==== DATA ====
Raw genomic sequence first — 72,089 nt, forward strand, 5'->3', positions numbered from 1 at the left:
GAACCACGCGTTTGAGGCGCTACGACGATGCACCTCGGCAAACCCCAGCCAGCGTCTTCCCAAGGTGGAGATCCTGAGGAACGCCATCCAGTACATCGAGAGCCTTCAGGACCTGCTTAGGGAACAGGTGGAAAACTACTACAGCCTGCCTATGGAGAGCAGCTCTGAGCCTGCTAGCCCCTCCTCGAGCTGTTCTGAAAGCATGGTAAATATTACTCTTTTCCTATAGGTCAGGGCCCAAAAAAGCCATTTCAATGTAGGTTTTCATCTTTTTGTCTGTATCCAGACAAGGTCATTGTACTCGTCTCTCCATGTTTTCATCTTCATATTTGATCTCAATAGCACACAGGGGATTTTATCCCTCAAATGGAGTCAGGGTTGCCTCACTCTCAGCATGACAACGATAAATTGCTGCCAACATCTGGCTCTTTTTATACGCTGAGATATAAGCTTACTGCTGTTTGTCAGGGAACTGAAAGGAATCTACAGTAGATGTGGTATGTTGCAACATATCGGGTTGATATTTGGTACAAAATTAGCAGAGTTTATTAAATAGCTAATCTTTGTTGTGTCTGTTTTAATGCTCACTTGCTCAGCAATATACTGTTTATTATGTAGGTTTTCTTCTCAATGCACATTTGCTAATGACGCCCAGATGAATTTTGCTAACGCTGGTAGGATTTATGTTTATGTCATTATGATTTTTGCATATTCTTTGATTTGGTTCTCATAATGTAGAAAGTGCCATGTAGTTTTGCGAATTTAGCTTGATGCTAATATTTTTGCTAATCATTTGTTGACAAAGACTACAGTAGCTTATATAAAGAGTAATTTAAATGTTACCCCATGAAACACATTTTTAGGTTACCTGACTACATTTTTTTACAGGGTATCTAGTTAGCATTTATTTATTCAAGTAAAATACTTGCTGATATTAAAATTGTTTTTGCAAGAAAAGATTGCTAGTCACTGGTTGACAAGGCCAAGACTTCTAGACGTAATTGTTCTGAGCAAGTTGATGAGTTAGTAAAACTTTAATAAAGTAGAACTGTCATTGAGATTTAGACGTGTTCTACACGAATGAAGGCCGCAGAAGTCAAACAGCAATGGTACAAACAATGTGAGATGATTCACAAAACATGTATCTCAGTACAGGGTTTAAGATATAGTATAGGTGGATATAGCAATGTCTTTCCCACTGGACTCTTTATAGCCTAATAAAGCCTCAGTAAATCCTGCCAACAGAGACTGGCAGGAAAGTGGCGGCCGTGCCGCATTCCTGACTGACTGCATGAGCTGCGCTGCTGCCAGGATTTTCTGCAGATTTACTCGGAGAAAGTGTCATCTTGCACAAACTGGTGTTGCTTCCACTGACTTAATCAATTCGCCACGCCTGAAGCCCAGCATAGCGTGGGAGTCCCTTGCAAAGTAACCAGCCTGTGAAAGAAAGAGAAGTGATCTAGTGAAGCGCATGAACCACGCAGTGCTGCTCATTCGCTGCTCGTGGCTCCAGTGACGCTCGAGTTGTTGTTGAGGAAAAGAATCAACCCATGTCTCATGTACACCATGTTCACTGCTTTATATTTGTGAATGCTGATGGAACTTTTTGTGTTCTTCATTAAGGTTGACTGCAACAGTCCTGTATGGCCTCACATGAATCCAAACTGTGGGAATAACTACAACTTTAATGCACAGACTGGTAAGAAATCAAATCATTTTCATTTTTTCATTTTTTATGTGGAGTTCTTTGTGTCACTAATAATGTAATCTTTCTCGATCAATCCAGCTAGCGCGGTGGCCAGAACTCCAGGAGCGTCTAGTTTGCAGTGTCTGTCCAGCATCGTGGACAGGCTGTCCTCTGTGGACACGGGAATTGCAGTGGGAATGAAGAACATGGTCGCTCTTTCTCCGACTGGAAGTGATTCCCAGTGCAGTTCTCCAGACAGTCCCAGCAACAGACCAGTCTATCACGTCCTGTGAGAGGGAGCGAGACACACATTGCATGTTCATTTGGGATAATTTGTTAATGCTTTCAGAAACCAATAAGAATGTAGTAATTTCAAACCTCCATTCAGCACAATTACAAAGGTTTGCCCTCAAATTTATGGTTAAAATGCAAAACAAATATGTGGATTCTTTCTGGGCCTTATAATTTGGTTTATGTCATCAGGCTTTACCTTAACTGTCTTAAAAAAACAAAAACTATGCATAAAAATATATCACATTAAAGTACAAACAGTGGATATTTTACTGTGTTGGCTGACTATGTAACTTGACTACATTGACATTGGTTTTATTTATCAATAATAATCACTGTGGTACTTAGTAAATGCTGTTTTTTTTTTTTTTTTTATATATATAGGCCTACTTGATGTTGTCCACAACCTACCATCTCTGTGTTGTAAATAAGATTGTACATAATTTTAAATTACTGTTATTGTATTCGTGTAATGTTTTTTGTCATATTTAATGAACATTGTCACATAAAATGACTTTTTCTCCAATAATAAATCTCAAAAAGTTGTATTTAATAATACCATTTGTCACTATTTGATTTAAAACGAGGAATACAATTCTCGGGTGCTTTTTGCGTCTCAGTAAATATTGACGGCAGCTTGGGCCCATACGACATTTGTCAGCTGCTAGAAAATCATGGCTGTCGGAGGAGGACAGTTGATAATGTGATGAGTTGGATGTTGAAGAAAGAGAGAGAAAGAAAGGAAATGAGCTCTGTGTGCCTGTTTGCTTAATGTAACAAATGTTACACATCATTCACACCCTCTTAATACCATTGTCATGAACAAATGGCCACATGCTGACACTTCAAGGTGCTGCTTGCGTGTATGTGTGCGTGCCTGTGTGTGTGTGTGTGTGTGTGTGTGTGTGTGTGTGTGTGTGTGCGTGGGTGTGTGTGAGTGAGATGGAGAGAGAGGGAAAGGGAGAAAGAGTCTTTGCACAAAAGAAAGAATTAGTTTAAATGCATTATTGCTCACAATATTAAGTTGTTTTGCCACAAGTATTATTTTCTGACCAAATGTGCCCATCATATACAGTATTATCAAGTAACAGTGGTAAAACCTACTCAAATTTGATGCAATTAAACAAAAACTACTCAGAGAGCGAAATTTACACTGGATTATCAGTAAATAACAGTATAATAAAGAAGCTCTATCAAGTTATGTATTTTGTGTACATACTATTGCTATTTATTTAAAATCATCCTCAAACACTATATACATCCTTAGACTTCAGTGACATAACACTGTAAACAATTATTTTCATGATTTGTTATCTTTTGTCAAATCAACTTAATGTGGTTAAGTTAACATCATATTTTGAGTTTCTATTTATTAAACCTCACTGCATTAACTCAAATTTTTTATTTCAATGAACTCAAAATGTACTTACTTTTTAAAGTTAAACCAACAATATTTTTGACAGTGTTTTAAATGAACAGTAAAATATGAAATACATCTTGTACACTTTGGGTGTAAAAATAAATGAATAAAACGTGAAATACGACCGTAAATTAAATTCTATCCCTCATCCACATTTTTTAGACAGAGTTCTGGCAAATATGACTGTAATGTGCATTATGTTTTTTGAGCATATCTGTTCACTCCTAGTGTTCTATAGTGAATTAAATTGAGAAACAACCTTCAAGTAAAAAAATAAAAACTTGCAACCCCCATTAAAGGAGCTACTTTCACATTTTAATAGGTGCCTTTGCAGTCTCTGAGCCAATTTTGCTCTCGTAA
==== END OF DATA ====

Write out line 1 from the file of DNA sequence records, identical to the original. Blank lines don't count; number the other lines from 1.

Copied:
Raw genomic sequence first — 72,089 nt, forward strand, 5'->3', positions numbered from 1 at the left: